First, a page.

Gatling 3: Closed Workload Model Support

Gatling 3: Closed Workload Model Support

(closed workload model: when the system is at full capacity, arriving users are pushed into a queue; © Flickr/ kfcatles)

The closed workload model is a strategy to face performance issues of a web application. We often see it in the ticketing industry, for instance. With Gatling 3 (check out our latest release candidates and feel free to give some feedback!), our users are now able to test this kind of injection profile. The closed workload model is one of the new features in Gatling 3 (see our post about all the new features in Gatling 3).

But let’s take a look at how it works first!

Open vs Closed Workload models

An open system is a system that has no control over the number of concurrent users. Users keep on arriving whatever the number of concurrent users inside the system. At some point, if the system starts slowing down, users that are already in the system will take more time to complete their journey while new users will keep on arriving. Users will them pile up, maybe exponentially, causing your system to eventually crash.

Most public facing websites behave this way.

On the contrary, closed system implement some feedback and queueing system so when the system is at full capacity, arriving users are pushed into a queue and can only enter the system when another user exits. large ticketing platforms behave this way.

In short:

  • open workload model: you define the arrival rate of new virtual users; number of concurrent users inside the system is a consequence of the response times and the journey duration and you have no control over it
  • closed workload model: you define the number of concurrent users effectively inside the system; arrival rate is a consequence and you have no control over it

Picking the proper model

If you’re using a closed workload model to test a system that’s actually open, you’re introducing an artificial bias. If the system under test starts slowing down, the load injector will reduce the arrival rate to keep the number of concurrent users from increasing. So load injector and system under test will work together to find a balance. But this balance does not exist in the real world, and the results of your test are meaningless.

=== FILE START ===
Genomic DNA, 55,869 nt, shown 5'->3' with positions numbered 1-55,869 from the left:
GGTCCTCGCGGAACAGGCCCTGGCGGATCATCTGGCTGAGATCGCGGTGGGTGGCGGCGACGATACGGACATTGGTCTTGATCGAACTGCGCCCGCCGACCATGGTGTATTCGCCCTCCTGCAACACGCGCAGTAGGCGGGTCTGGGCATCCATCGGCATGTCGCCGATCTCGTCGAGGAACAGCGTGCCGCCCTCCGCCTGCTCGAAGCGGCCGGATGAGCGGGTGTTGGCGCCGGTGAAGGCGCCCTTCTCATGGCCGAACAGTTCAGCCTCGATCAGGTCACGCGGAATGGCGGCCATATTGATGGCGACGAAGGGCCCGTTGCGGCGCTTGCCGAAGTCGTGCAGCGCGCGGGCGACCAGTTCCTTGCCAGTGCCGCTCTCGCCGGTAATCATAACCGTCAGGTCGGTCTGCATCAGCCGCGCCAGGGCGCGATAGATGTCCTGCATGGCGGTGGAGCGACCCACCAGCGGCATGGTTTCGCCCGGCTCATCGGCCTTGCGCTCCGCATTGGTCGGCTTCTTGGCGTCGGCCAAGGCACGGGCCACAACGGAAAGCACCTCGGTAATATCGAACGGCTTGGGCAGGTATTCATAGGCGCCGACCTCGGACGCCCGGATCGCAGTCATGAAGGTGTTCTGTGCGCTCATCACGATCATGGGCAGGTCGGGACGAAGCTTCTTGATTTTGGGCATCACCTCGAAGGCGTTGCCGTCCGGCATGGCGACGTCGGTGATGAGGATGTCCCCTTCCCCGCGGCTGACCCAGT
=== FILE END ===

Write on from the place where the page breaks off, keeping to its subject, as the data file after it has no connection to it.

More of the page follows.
You must pick the model that matches the behavior and the architecture of your system under test in production, even though it means reconsidering how you’ve been doing things so far.

Using the new Closed Workload Model

The injection profile DSL from Gatling 2 is still here, and it generates an open workload where you control the arrival rate of the virtual users in your scenario.

Instead, if you want to shape the number of virtual users inside your system, you can use the new constantConcurrentUsersand rampConcurrentUsersfrom the new DSL introduced in Gatling 3.

scn.inject(
  rampConcurrentUsers(0) to(100) during(10 seconds),
  constantConcurrentUsers(100) during(10 seconds)
)

Beware that you can’t mix open and closed injection steps in the same injection profile.

Meta injection steps

Gatling provides you with all the necessary injection step elements so you can build complex injection profiles.

Moreover, we now provide meta injection steps, ie helper that would generate built-in sequences of injection steps.

Open workload model version:

// generate an open workload injection profile
// with levels of 10, 15, 20, 25 and 30 arriving users per second
// each level lasting 10 seconds
// separated by linear ramps lasting 10 seconds
scn.inject(
  incrementUsersPerSec(5)
    .times(5)
    .eachLevelLasting(10 seconds)
    .separatedByRampsLasting(10 seconds)
    .startingFrom(10)
)

Closed workload model version:

// generate a closed workload injection profile
// with levels of 10, 15, 20, 25 and 30 concurrent users
// each level lasting 10 seconds
// separated by linear ramps lasting 10 seconds
scn.inject(
  incrementConcurrentUsers(5)
    .times(5)
    .eachLevelLasting(10 seconds)
    .separatedByRampsLasting(10 seconds)
    .startingFrom(10)
)

Distributing Users with FrontLine

If you try to build a distributed test manually, you’ll most likely have to split the target load amongst your injectors.

When running a distributed load test with Gatling FrontLine, you only have to define the global target load and FrontLine will take care of distributing it for you.

 

We are still in the process of releasing Release Candidates of Gatling 3. Download Gatling now, and give us some feedback before we release teh stable version of Gatling 3! We need you!

Stephane for the Gatling team

Posted in Tech
Posted on 4 October 2018